“One of the things I do as an actress is I do television hosting so I’m sort of the person asking the questions, and I do that right now on TV,” she said. “I hope that I can bring that skill when we’re interviewing people to help them feel comfortable talking to us and I’ll be helping conducting those interviews.”

Madison hopes that the audience will be able to see the character development in Cuarezma throughout the film.

“The challenges he faces today can be heartbreaking and to remain courageous and steadfast in what you’re committed to in the face of no agreement isn’t easy,” Madison said. “It’s a different courage he shows today than he used to. He used to have to be courageous in his violent life as well, but a different kind.”

The film itself will be made on a low budget, and both Bernard and Madison are spending a tremendous amount of time fundraising.

“The budget for this film is about $200 thousand which is low budget for a feature film,” Bernard said. “We are applying for special grants from all over the world, and looking at distribution opportunities and some things like that. The Regional Arts Commission of St. Louis is our fiscal sponsor, which means they administer our funds. They’ve been a huge supporter.”

The process of making this film will be long and Bernard has been planning since last fall.

“It will be about a year of production,” Bernard said. “We’ll start in March and the actual shooting location will probably be three to four weeks, not at the same time, so we’ll have a week that we’ll shoot in Nicaragua then we come back here and we do production work. Then another week there and then we do production work. And we’re going to do some shooting work in California because there’s somebody there that we need to speak with and then if we need one more shoot, we’ll go back to Nicaragua again.”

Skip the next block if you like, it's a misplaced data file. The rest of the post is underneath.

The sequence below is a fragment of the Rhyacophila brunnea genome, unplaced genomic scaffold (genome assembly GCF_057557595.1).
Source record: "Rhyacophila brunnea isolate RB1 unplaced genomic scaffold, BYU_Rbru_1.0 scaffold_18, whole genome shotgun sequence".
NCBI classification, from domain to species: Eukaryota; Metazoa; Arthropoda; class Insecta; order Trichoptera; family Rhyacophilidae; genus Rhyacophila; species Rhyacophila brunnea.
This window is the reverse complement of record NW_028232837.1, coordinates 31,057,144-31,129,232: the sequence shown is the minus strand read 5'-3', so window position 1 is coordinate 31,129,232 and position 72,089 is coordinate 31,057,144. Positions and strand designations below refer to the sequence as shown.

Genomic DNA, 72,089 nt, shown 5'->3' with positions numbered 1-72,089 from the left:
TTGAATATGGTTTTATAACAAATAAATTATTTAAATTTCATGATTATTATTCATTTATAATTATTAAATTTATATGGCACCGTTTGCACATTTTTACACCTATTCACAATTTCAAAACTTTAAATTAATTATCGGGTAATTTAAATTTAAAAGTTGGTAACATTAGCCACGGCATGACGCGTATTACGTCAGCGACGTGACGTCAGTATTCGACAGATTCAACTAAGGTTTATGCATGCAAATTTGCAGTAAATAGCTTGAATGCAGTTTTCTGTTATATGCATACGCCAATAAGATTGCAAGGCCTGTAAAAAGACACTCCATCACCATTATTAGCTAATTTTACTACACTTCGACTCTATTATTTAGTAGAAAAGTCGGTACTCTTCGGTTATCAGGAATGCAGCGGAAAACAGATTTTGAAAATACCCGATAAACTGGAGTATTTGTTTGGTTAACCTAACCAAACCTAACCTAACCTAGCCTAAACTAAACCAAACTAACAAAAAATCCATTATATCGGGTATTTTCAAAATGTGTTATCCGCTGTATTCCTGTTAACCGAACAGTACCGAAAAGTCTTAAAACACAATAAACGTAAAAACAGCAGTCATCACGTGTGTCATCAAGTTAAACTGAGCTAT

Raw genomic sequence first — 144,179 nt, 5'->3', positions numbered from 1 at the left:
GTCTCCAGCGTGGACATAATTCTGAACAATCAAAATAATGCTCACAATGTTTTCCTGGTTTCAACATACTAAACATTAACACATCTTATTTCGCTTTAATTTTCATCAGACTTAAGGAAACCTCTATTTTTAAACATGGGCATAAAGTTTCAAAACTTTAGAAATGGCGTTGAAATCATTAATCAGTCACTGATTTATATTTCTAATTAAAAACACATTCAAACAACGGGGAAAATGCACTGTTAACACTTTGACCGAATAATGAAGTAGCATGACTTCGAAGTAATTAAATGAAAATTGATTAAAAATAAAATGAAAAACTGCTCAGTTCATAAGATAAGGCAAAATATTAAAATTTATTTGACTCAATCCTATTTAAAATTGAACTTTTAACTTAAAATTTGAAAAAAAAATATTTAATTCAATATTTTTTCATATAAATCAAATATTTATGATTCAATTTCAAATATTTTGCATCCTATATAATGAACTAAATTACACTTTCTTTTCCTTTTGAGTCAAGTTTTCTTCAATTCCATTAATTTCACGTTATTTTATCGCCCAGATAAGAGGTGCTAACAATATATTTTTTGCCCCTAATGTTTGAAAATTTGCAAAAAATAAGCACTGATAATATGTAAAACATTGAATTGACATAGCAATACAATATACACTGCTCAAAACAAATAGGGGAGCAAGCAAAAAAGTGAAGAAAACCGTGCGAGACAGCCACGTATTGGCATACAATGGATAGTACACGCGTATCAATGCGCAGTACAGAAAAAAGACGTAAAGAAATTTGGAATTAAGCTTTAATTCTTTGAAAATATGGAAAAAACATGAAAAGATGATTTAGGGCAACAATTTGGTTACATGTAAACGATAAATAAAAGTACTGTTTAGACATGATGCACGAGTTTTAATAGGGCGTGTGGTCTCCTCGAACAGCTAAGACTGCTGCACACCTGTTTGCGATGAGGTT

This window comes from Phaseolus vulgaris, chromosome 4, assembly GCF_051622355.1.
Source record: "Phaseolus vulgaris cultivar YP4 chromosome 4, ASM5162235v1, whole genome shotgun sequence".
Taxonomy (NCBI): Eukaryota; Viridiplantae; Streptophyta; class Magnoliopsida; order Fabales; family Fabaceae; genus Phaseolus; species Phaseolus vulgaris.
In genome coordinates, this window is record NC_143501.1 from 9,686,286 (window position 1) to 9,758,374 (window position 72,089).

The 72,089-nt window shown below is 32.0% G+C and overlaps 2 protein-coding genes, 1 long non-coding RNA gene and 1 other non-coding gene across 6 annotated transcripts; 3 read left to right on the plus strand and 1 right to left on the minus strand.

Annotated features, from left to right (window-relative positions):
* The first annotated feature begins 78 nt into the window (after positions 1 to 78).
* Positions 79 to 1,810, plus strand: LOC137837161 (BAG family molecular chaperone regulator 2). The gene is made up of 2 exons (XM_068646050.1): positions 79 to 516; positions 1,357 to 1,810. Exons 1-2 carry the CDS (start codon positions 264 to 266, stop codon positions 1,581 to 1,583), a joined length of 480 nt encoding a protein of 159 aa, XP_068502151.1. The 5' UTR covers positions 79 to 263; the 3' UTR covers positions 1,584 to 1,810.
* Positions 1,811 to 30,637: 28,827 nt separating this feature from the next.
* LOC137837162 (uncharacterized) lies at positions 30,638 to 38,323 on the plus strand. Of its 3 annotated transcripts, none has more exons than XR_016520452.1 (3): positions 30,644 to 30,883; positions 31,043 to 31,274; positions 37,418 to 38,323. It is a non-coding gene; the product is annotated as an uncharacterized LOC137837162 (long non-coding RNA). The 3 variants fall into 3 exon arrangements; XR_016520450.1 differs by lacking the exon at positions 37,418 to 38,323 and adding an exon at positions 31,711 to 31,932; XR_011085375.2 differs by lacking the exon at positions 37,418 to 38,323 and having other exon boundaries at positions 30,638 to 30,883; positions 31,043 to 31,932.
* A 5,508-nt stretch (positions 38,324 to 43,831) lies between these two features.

Bernard hopes that this film will appeal to more than one audience group, including high schoolers and above, as well as those who are interested in independent films and the topic of human trafficking.

“We also want to appeal to those who are interested in certainly making a difference in the world and people who are interested in stories that someone has experienced and huge transformation,” Madison said.

Parris wants the film will impact the viewers, so that the audience will leave with a new perspective about the world around them.

“I want people to be informed about human trafficking and Nicaraguan history, but most of all, be compelled by Oscar’s story to seek out how they can how they can take the heartbreak in their own life and use it as a tool for positive change in this world,” Parris said.

Bernard and Madison, as parents of Clayton High School students, hope that this film will impact the Clayton community as much as it would impact any viewer.

“Clayton is near and dear to our hearts and Sarah and I both live here,” Madison said. “My daughter graduated from Clayton High School, Sarah’s kids go to Clayton High School, actually Sarah and I would say that our interest is in answering the question, which is easier to change the world or yourself? And we’re hoping that the Clayton community will be inspired by this story to make a difference in their way.”

They are both proud for the contributions the Clayton community has given to this film.

“The other thing too is that there will be a lot of people in Clayton involved in this project,” Bernard said. “There’s already been a lot of people in Clayton who have committed financial funds to our project and so we are so excited about that and we are proud. A great portion of this film is being planned right here in Clayton.”